Tiger (do not publish again).
(photo credit: Avi Katz)
GIVEN RECENT ECONOMIC growth numbers, Israelis might justifiably feel a need to
pinch themselves, to be sure that the blazing fast growth rate is
things happen, it is not enough just to react to developments, without careful
planning,” Rinat explains. “[Grinstein] was determined to try to change
While most advanced economies are still struggling to dig their way
out of the mess left by the global recession of 2008 and 2009, Israel’s economy
seems intent on racing ahead. Gross domestic product (GDP) expanded at an
annualized rate of 5.2 percent in the second quarter of last year, 4.4 percent
in the third quarter, and an astounding 7.8 percent in the fourth quarter,
driven by strong private consumption and investments.
Compare that with
an average GDP rise among OECD (the Organization for Economic Co-operation and
Development, essentially the developed nations) members of only 2.8 percent last
year. Israel’s growth rate outpaced that of Sweden, Japan, the US, Britain and
As cheering as the numbers are, in a dynamic global economy,
resting on one’s laurels is not a good idea. In recent years, several initiatives have sprung up,
urging the fashioning of coherent national policies with definite aims for where
the country’s economy should be taken in the years ahead.
initiated by the Reut Institute, a non-partisan, non-profit policy team based in
Tel Aviv, has been taken up by no less than Prime Minister Benjamin Netanyahu:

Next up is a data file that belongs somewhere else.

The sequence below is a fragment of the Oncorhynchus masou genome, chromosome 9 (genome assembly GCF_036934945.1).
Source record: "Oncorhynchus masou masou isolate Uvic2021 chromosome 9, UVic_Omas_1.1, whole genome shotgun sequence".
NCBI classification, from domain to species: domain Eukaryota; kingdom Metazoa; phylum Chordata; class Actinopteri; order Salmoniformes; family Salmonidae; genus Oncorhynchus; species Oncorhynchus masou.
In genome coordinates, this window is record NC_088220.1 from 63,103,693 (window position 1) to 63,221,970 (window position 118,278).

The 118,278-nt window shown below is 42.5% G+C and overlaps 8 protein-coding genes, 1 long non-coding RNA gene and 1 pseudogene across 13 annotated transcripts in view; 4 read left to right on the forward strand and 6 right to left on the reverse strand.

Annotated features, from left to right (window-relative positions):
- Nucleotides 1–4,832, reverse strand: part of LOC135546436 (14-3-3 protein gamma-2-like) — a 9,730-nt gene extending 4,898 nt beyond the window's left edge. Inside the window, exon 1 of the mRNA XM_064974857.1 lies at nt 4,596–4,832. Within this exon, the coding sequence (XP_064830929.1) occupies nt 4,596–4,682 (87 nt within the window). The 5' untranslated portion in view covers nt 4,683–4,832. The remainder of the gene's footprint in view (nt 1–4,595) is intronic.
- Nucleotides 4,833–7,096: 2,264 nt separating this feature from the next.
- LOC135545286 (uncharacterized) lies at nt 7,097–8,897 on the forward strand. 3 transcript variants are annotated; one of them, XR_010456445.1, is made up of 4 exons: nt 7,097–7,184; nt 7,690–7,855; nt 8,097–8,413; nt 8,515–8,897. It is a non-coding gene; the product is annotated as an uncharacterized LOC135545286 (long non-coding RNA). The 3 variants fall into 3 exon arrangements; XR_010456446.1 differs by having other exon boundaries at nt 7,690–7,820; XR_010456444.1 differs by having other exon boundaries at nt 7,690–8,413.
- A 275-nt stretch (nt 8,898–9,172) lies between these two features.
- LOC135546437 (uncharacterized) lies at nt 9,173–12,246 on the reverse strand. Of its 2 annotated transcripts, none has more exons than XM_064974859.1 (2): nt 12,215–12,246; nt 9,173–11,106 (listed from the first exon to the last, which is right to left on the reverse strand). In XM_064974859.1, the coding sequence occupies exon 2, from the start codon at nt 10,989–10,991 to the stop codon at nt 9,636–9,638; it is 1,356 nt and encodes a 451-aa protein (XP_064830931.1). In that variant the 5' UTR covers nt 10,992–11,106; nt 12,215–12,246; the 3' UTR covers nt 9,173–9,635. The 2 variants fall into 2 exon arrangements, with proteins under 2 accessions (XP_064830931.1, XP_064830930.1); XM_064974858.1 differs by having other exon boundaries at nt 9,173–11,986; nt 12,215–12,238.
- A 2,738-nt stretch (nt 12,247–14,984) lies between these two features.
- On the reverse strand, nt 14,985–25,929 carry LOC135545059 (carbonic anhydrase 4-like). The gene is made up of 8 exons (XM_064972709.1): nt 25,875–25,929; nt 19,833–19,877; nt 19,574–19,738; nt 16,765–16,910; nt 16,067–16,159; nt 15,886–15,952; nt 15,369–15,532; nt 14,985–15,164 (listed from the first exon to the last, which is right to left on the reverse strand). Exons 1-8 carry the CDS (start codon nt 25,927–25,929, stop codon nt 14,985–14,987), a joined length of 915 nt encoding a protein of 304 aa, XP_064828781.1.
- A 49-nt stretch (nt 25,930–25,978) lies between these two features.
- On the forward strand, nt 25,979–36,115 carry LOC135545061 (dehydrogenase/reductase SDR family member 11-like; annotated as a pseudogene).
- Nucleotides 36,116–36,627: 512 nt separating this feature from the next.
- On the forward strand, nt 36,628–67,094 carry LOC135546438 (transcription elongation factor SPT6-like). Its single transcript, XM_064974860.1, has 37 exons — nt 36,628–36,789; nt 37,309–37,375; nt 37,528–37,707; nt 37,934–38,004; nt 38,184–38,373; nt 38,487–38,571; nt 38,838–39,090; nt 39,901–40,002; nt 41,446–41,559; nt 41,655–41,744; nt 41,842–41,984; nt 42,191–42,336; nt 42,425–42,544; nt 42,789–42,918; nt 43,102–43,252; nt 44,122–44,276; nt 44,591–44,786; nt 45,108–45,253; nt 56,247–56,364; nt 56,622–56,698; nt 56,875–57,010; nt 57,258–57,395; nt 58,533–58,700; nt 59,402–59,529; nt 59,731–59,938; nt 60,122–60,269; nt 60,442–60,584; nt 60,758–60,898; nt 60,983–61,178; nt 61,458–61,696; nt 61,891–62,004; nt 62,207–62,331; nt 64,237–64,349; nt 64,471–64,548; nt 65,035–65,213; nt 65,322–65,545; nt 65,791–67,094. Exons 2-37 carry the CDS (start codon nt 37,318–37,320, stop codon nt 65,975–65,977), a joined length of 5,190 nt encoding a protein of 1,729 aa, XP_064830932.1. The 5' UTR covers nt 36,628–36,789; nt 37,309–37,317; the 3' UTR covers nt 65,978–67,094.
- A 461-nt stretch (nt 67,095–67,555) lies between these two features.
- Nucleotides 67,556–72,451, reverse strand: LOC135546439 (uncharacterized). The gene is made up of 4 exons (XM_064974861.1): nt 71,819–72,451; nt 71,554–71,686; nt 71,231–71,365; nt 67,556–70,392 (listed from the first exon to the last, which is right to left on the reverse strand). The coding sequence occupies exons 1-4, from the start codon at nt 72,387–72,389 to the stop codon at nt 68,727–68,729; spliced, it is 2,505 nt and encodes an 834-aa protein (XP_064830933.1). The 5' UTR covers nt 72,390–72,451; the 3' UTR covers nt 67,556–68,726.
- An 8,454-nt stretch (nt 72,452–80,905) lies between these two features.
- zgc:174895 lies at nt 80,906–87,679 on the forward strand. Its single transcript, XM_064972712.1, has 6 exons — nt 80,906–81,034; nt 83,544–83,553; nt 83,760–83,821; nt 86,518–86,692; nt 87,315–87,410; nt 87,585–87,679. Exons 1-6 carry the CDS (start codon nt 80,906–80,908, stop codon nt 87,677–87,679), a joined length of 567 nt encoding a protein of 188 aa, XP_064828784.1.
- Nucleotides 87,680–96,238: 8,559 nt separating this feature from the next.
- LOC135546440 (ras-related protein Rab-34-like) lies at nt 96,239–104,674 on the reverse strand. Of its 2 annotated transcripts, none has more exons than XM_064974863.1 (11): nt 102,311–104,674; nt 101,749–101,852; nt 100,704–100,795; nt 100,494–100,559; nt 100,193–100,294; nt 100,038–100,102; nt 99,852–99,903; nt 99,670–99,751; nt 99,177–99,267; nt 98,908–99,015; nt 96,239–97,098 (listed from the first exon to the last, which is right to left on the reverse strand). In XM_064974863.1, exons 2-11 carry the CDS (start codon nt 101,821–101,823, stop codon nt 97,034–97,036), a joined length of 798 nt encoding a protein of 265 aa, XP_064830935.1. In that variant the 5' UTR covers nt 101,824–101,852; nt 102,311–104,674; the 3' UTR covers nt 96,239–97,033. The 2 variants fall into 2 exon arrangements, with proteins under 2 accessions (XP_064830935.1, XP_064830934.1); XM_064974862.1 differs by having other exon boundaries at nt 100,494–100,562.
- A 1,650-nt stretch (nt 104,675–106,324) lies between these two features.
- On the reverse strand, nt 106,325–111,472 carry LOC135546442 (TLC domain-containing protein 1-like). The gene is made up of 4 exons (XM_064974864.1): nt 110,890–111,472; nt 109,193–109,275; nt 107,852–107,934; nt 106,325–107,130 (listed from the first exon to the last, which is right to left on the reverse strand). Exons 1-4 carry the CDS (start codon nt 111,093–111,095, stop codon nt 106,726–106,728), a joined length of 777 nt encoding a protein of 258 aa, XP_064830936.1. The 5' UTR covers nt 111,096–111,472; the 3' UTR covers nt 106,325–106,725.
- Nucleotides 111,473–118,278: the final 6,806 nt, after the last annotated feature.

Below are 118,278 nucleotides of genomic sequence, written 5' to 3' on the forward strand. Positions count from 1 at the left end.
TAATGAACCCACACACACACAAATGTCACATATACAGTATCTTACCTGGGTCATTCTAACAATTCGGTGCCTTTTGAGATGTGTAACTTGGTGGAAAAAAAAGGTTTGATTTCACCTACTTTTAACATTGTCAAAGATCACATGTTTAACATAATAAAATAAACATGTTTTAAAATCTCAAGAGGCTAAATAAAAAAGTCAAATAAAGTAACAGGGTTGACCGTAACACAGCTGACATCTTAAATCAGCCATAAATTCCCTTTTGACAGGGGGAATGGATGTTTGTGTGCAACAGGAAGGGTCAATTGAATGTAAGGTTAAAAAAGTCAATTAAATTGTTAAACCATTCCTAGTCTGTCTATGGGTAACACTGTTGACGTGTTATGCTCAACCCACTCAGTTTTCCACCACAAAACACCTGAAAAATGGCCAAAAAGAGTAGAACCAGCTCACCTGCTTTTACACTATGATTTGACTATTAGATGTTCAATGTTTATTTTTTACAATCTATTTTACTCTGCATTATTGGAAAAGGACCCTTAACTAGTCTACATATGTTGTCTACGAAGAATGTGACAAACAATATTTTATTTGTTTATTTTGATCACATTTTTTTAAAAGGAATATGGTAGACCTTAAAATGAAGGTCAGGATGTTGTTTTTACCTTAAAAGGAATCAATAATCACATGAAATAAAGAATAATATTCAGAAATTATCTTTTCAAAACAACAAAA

to place Israel, within a few years, within the top 15 countries in the world,
in terms of income and quality of life. This is an ambitious target – the
International Monetary Fund currently lists Israel 28th in the world in per
capita GDP – requiring strong and sustained growth over an extended period of
“One of the reasons that the Reut Institute was created,” says Gahl
Rinat, Reut’s director of external relations, “is that its founder, Gidi
Grinstein, noticed… that there is a built-in bias against long-term professional
systemic thinking in the governmental system.” Grinstein came to this conclusion
when he served as secretary of the Israeli negotiating team with Yasser Arafat
and the Palestine Liberation Organization between 1999 and 2001.
As part of its efforts to stimulate longerterm thinking, Reut
teamed with the business daily “The Marker” in January to conduct an
international conference titled “Israel 2021,” attended by world experts in
economic development, alongside local business figures. There they rubbed
shoulders with top government officials, including Finance Minister Yuval
Steinitz and Prime Minister Netanyahu. The conference included both lectures and
“round-table” discussions intended to bring together individuals with varied
expertise to discuss topics crucial to Israel’s economic future.
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